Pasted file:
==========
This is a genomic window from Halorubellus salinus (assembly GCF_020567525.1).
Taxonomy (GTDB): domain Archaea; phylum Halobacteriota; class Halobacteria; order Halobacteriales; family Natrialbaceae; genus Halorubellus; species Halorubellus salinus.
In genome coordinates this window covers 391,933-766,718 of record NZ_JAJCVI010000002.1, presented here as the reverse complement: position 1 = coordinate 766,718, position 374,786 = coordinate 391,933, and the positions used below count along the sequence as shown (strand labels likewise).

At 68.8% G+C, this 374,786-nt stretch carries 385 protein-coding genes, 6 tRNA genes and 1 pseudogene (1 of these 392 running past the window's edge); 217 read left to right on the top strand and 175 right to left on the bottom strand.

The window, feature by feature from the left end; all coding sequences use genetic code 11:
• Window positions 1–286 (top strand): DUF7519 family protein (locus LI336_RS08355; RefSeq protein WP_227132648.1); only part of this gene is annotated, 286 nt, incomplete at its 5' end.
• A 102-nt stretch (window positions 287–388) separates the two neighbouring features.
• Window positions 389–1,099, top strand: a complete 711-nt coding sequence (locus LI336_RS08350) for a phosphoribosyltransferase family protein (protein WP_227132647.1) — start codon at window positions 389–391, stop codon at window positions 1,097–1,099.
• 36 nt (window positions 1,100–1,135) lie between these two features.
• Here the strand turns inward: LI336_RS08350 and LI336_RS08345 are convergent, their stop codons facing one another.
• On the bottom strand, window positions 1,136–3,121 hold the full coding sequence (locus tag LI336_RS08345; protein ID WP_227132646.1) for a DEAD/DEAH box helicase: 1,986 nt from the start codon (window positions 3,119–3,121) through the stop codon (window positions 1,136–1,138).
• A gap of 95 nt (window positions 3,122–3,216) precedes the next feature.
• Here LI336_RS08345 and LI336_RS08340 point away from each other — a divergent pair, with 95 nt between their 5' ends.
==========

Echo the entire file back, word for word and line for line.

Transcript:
This is a genomic window from Halorubellus salinus (assembly GCF_020567525.1).
Taxonomy (GTDB): domain Archaea; phylum Halobacteriota; class Halobacteria; order Halobacteriales; family Natrialbaceae; genus Halorubellus; species Halorubellus salinus.
In genome coordinates this window covers 391,933-766,718 of record NZ_JAJCVI010000002.1, presented here as the reverse complement: position 1 = coordinate 766,718, position 374,786 = coordinate 391,933, and the positions used below count along the sequence as shown (strand labels likewise).

At 68.8% G+C, this 374,786-nt stretch carries 385 protein-coding genes, 6 tRNA genes and 1 pseudogene (1 of these 392 running past the window's edge); 217 read left to right on the top strand and 175 right to left on the bottom strand.

The window, feature by feature from the left end; all coding sequences use genetic code 11:
• Window positions 1–286 (top strand): DUF7519 family protein (locus LI336_RS08355; RefSeq protein WP_227132648.1); only part of this gene is annotated, 286 nt, incomplete at its 5' end.
• A 102-nt stretch (window positions 287–388) separates the two neighbouring features.
• Window positions 389–1,099, top strand: a complete 711-nt coding sequence (locus LI336_RS08350) for a phosphoribosyltransferase family protein (protein WP_227132647.1) — start codon at window positions 389–391, stop codon at window positions 1,097–1,099.
• 36 nt (window positions 1,100–1,135) lie between these two features.
• Here the strand turns inward: LI336_RS08350 and LI336_RS08345 are convergent, their stop codons facing one another.
• On the bottom strand, window positions 1,136–3,121 hold the full coding sequence (locus tag LI336_RS08345; protein ID WP_227132646.1) for a DEAD/DEAH box helicase: 1,986 nt from the start codon (window positions 3,119–3,121) through the stop codon (window positions 1,136–1,138).
• A gap of 95 nt (window positions 3,122–3,216) precedes the next feature.
• Here LI336_RS08345 and LI336_RS08340 point away from each other — a divergent pair, with 95 nt between their 5' ends.